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Today's Stichomancy for John Glenn

The first excerpt represents the past or something you must release, and is drawn from The Iron Puddler by James J. Davis:

misunderstood.

CHAPTER XL

FATHER TOOK ME SERIOUSLY

There was an interval of nearly five months between the time of my election, which was in May, and the date of taking office in September. I decided to use this time to improve my qualifications for the job. I returned to the old home town of Sharon and took a course in a business college. Again I walked the old familiar paths where as a boy I had roamed the woods, fished the streams, brought the cows along the dusty road from pasture and blacked the boots of the traveling dudes at the

The second excerpt represents the present or the deciding factor of the moment, and is drawn from Nana, Miller's Daughter, Captain Burle, Death of Olivier Becaille by Emile Zola:

of her spelling, while her old friend could turn out the most feeling epistles. She ran to fetch some good note paper in her bedroom. An inkstand consisting of a bottle of ink worth about three sous stood untidily on one of the pieces of furniture, with a pen deep in rust beside it. The letter was for Daguenet. Mme Maloir herself wrote in her bold English hand, "My darling little man," and then she told him not to come tomorrow because "that could not be" but hastened to add that "she was with him in thought at every moment of the day, whether she were near or far away."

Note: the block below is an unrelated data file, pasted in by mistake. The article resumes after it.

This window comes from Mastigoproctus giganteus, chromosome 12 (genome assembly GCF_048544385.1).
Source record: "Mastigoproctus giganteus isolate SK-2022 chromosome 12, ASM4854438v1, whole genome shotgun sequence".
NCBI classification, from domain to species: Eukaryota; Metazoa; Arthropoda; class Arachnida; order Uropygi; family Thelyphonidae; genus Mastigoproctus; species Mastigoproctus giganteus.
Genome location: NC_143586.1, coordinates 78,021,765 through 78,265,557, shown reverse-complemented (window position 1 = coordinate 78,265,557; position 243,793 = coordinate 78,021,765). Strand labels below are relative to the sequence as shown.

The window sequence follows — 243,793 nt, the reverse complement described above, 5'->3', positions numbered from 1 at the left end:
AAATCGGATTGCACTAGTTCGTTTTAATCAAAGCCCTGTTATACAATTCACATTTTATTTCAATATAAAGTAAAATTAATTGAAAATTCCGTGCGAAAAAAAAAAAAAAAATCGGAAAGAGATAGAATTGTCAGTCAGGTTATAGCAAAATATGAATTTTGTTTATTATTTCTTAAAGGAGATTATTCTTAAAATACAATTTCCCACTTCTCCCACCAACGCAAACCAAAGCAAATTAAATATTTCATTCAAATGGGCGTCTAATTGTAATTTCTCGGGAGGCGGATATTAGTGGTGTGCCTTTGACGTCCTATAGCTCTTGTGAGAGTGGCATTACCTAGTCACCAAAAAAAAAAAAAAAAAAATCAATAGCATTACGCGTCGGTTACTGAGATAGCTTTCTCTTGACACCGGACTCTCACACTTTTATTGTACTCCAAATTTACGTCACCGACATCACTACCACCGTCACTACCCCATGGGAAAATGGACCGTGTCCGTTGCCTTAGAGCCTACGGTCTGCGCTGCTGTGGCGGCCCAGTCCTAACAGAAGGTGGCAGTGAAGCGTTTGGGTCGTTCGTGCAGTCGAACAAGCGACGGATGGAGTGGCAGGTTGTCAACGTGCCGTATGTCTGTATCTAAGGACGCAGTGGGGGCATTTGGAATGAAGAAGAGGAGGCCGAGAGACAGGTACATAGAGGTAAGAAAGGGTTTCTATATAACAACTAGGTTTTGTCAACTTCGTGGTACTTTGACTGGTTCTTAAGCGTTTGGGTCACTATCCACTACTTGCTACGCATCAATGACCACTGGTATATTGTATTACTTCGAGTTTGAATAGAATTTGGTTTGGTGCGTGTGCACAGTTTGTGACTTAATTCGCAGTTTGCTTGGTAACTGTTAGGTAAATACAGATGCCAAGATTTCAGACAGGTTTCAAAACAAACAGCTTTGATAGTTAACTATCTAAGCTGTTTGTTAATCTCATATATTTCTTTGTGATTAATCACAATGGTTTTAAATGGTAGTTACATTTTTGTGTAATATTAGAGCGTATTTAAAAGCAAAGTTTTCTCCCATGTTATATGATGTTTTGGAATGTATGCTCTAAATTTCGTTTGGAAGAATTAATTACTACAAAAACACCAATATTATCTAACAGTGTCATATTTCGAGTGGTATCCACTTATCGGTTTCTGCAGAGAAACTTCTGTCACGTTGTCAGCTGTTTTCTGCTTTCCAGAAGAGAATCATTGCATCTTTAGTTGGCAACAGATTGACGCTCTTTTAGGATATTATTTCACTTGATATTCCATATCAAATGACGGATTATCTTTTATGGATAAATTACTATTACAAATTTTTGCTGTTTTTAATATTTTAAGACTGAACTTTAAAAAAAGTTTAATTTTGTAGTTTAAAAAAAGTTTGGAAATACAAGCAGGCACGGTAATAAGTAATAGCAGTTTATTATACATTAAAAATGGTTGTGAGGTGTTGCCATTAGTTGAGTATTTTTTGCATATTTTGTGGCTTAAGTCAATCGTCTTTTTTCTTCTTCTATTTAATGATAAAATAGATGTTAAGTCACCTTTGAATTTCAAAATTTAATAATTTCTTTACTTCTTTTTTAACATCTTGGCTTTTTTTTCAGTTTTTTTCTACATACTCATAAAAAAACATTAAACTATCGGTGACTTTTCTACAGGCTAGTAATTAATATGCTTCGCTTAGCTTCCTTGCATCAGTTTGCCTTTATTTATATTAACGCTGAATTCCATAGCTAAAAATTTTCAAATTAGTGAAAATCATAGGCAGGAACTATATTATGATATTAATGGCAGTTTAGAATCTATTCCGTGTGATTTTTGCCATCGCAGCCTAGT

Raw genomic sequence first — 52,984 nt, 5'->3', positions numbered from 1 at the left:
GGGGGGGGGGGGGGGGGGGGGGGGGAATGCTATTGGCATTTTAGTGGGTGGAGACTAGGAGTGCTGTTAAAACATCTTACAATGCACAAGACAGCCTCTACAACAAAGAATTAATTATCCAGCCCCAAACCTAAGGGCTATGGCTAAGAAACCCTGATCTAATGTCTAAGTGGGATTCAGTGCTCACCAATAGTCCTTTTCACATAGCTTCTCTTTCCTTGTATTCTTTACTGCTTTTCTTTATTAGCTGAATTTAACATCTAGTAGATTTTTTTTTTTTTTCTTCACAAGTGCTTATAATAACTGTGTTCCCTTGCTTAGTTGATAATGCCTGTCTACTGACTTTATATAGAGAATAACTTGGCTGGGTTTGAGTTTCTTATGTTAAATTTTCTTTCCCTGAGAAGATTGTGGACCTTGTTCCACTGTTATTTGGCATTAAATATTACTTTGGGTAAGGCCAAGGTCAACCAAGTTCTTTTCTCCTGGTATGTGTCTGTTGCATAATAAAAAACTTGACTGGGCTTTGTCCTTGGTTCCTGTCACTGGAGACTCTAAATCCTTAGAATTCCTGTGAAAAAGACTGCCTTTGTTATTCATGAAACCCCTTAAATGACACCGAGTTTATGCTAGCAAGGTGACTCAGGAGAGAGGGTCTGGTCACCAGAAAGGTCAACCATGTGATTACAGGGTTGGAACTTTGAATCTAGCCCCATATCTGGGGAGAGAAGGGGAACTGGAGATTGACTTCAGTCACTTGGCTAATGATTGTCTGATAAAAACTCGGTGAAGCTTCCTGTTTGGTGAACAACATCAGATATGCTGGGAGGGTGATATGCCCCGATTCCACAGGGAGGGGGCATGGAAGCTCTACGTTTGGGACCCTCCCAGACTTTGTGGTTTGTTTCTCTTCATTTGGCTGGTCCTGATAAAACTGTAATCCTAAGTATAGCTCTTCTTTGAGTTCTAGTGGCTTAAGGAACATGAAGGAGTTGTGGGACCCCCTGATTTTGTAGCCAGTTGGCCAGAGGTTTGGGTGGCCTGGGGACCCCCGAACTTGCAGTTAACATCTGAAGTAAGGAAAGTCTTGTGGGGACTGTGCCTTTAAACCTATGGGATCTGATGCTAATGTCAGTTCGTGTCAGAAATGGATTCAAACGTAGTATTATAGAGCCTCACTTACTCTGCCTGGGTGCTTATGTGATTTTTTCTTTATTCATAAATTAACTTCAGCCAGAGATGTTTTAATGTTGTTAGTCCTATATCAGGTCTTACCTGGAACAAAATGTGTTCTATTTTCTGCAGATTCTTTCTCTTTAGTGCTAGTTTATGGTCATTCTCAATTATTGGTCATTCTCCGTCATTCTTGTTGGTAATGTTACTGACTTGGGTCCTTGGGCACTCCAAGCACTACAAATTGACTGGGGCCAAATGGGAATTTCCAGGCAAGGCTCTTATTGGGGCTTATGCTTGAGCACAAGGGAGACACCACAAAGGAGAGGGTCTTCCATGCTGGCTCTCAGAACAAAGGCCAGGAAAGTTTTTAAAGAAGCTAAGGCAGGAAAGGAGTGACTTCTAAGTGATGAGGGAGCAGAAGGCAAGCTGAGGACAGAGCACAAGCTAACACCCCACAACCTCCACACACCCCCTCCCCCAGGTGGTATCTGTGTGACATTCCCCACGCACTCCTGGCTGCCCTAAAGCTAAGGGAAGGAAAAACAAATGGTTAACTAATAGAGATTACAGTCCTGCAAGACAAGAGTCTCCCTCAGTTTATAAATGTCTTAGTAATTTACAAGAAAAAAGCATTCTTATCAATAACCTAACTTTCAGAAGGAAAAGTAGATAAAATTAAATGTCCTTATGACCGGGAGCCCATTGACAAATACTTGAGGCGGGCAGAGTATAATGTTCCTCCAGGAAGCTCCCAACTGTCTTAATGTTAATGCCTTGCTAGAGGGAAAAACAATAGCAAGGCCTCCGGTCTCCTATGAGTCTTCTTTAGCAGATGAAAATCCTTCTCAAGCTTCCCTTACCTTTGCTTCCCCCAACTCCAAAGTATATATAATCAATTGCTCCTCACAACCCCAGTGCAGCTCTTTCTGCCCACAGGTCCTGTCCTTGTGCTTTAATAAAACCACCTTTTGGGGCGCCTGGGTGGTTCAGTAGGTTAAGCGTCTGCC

"And I end with 'a thousand kisses,'" she murmured.

Mme Lerat had shown her approval of each phrase with an emphatic

The third excerpt represents the future or something you must embrace, and is drawn from The Young Forester by Zane Grey:

squatty log-cabins, and many flat-board houses clustered around an immense sawmill. Evidently I had arrived at the noon hour, for the mill was not running, and many rough men were lounging about smoking pipes. At the door of the first shack stood a fat, round-faced Negro wearing a long, dirty apron.

"Is Dick Leslie here?" I asked.

"I dunno if Dick's come in yet, but I 'specks him," he replied. "Be you the young gent Dick's lookin' fer from down East?"

"Yes."

"Come right in, sonny, come right in an' eat. Dick allus eats with me, an' he has spoke often 'bout you." He led me in, and seated me at a bench where


The Young Forester